Middle East respiratory syndrome coronavirus (MERS-CoV) – update (United Arab Emirates)
On 10 July 2014, the National IHR Focal Point for the United Arab Emirates (UAE) reported 2 additional laboratory-confirmed cases of infection with Middle East respiratory syndrome coronavirus (MERS-CoV).
Details of the cases reported are as follows:
A 67-year-old man from Abu Dhabi, UAE who became ill on 17 June and was admitted to a hospital on the same day. On 2 July 2014, the patient was critically ill and was admitted to the intensive care unit in a hospital in Abu Dhabi. He was laboratory-confirmed with MERS-CoV infection on 6 July. The patient is reported to have underlying medical conditions. The patient owns a camel farm in the Eastern Region of Saudi Arabia. He visited his farm 3 months prior to becoming ill and had direct contact with camels. Two weeks prior to becoming ill, he visited a camel farm in Abu Dhabi, where he did not have direct contact with camels. He does not have a history of contact with a previously laboratory-confirmed case with MERS-CoV infection and does not have a history of recent travel. Investigation of the camel farm in Abu Dhabi, and follow up of contacts of the patient are currently on-going.
A 50-year-old man residing in Abu Dhabi, UAE, who was identified as part of screening of contacts in a farm where a camel was laboratory-confirmed with MERS-CoV infection. The camel was laboratory-confirmed with MERS-CoV infection, according to the report of the Ministry of Environment and Water on 26 June. The patient was screened for MERS-CoV infection on 3 July. The patient did not have any symptom then. However, he developed a mild cough on 5 July and was laboratory-confirmed with MERS-CoV infection on 6 July. He does not have a history of contact with a previously laboratory-confirmed human case of infection with MERS-CoV. Tracing of contacts of the patient and other contacts of the camel farm are ongoing.
Globally, 836 laboratory-confirmed cases of infection with MERS-CoV including at least 288 related deaths have officially been reported to WHO.
Based on the current situation and available information, WHO encourages all Member States to continue their surveillance for acute respiratory infections and to carefully review any unusual patterns.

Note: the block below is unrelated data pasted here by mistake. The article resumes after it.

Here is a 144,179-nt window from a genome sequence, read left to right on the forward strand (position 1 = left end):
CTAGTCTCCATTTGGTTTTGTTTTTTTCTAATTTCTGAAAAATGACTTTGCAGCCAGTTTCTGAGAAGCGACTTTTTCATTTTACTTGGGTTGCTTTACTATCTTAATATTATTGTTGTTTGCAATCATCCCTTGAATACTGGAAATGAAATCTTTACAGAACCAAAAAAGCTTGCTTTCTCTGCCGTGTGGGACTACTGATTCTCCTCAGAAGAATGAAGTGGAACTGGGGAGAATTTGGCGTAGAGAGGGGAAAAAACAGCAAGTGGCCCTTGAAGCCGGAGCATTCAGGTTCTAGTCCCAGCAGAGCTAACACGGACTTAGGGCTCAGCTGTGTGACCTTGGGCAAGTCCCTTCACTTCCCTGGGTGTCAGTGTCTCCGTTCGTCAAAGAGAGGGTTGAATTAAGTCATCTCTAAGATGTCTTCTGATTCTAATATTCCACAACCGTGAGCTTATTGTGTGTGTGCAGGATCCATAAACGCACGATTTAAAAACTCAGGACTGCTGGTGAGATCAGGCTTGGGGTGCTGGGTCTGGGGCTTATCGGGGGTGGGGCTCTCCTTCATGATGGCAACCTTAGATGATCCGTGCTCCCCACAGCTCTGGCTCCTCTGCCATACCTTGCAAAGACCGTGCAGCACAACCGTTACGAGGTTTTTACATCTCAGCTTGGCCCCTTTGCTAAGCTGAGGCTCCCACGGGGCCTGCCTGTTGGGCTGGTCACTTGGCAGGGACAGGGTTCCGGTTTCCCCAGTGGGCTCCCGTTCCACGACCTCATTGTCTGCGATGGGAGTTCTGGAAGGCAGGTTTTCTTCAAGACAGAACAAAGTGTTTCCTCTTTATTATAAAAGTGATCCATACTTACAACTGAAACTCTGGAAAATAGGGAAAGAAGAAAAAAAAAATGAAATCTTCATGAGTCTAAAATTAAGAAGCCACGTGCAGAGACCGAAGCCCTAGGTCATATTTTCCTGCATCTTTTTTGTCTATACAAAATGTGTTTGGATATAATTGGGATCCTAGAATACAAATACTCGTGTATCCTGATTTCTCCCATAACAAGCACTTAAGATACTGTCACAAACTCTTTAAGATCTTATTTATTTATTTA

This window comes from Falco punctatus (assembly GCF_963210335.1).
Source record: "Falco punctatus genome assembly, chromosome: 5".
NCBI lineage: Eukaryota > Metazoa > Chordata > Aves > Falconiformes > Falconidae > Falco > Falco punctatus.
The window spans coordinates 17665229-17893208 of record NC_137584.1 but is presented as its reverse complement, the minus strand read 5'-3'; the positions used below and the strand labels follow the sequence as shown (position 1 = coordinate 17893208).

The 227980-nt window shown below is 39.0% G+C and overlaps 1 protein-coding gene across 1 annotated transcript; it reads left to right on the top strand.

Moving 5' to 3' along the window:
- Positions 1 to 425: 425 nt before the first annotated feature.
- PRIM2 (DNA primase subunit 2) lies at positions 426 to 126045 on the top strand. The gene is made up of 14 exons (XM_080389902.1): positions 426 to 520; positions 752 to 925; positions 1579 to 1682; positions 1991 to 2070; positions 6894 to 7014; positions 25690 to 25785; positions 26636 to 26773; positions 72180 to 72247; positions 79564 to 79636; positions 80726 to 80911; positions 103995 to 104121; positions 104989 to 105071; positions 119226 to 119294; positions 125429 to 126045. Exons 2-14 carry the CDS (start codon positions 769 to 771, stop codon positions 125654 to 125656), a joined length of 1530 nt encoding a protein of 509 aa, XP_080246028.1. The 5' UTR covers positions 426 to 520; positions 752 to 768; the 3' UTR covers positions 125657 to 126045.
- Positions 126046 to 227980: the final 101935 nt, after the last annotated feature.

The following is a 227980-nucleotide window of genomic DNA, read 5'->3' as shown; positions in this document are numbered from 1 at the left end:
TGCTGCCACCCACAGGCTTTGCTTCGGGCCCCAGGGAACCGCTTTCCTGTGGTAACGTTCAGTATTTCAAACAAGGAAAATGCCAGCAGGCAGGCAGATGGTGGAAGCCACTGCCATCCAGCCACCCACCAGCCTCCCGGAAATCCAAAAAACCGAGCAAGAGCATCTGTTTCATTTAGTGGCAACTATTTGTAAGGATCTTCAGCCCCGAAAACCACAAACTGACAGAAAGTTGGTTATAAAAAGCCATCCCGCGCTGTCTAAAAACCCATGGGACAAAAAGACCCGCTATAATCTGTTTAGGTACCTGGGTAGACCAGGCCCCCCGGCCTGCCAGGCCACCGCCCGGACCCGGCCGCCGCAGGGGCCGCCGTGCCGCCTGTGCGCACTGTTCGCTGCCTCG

Infection prevention and control measures are critical to prevent the possible spread of MERS-CoV in health care facilities. It is not always possible to identify patients with MERS-CoV early because like other respiratory infections, the early symptoms of MERS-CoV are non-specific. Therefore, health-care workers should always apply standard precautions consistently with all patients, regardless of their diagnosis. Droplet precautions should be added to the standard precautions when providing care to patients with symptoms of acute respiratory infection; contact precautions and eye protection should be added when caring for probable or confirmed cases of MERS-CoV infection; airborne precautions should be applied when performing aerosol generating procedures.
Until more is understood about MERS-CoV, people with diabetes, renal failure, chronic lung disease, and immunocompromised persons are considered to be at high risk of severe disease from MERS‐CoV infection. Therefore, these people should avoid close contact with animals, particularly camels, when visiting farms, markets, or barn areas where the virus is known to be potentially circulating. General hygiene measures such as regular hand washing before and after touching animals and avoiding contact with sick animals, should be adhered to.
Food hygiene practices should be observed. People should avoid drinking raw camel milk or camel urine, or eating meat that has not been properly cooked.
WHO does not advise special screening at points of entry with regard to this event nor does it currently recommend the application of any travel or trade restrictions.